Of course this homecoming and this misery led to some special treats, and, when she was fully recovered, and feeling herself again, I noticed that she had gained quite a bit of weight, so the treats stopped. But the ballooning weight didn’t – much to my puzzlement. She grew stouter and stouter, like a little round furry ball, and it drove me to distraction, wondering why. Until, one day, we found out. The goats’ feed dishes are up against their fence and, as they are both geriatric goats, the last reminders of my beloved Tinkerbelle, Snowball, Goadi et al, they get special feed in the shape of equine senior, a feed full of molasses and other good stuff, as well as oats. This, Tuffy had learned, could be obtained by sticking her head through the mesh fence and gobbling it up before the poor goats could have a go at it – with predictable results. Of course, once we found out, it was immediately fenced off with some mesh wire, much to her chagrin – so now she has taken to cruising around horse Tequila’s dinner plate in the hope of stealing some from him. Naturally, Tequila, being much larger and grumpier than the goats, will have none of it, and runs her off by snaking his head and backing his ears, so she is reduced to trying to mop up what he leaves – which, thankfully, is precious little… I am looking for some results now, hoping to get my slim girl back!
I am continuing this a few days later and it has suddenly turned cold – but cold!! There is snow on the tops of the mountains behind the house, and I have just come in from feeding the horses with Jimmy, as it’s Sunday and so Danny is off … and my hands and feet have turned into ice blocks! So far we have had over an inch and a quarter of rain from this storm and it’s still raining – lovely for the spring feed, and for the manzanita bushes on the mountains, which need this winter rain in order to bloom in February, and then produce their little red fruits (manzanitas, or little apples, in Spanish) which are so nice to eat when you’re out there in May without your water bottle!!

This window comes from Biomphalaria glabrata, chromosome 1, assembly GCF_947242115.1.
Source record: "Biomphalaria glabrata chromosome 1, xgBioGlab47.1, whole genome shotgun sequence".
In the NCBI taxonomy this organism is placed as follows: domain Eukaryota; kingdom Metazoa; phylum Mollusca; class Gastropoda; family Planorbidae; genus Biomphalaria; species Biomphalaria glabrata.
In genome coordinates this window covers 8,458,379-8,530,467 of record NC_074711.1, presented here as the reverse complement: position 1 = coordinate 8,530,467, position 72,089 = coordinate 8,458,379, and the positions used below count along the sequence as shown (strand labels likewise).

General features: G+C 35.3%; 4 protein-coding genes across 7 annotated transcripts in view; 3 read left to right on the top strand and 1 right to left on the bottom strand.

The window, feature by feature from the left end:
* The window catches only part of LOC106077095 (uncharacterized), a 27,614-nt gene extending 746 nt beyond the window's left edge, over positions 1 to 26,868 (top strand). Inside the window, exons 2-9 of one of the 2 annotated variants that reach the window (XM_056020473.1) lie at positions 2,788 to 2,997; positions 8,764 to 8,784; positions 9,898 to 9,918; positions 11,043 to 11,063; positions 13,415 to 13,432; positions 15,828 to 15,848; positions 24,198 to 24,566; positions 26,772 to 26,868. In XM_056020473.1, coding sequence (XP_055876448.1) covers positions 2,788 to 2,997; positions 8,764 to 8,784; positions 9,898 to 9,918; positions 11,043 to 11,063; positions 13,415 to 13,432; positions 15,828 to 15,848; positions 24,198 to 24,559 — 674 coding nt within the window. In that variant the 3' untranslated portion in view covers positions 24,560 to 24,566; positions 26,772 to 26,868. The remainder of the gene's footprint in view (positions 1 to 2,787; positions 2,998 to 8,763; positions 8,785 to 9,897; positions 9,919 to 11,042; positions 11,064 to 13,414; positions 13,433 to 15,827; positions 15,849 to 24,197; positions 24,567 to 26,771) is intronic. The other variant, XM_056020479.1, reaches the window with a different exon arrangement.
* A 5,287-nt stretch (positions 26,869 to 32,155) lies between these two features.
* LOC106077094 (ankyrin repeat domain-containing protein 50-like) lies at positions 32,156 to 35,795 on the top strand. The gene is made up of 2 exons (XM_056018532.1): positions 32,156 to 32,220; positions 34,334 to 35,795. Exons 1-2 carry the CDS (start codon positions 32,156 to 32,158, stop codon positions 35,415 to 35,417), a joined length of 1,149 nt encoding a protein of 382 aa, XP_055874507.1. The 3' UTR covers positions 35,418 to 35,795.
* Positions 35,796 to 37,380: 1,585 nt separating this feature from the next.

So, with all this cold, I got to thinking about some of the things that happened in the “old days” and I remembered a story my mother once told me about her father, who was a farmer in the old country, i.e. Czechoslovakia, as it was then. It was obviously a long time before our litigious society came into being, because people then took the law into their own hands, and did what they thought was right. The family lived in the farm homestead which had been built by some ancestor in 1472, as per the date inscribed on the barn door lintel, and the farm house was in the middle of the village, with the various outlying fields being reached by horse team and wagon, or team and whatever implement was needed. And of course, every year, it was necessary to go to the forest and cut lots of wood for the fires in the winter. Grandfather was a good farmer, and always had a tidy wood heap to sustain the family through the cold months – so he was understandably disgruntled one winter, when he noticed that someone had been helping himself to his firewood. He said nothing, but kept watching – and, sure enough, every so often more and more logs would disappear from the woodpile. He thought about it for a while and then hollowed out a log, put a bit of dynamite into it, stopped up the hole so you couldn’t see it had been tampered with, and placed it back in the woodpile. And then he sat … and waited. Nothing happened for a while, and then, a couple of weeks later, the postmaster’s chimney blew up. It was a heck of an explosion! Nothing was said, but the wood stopped disappearing. Now, wasn’t that a better world? Can you imagine this same scenario today? It would keep an army of lawyers busy for years!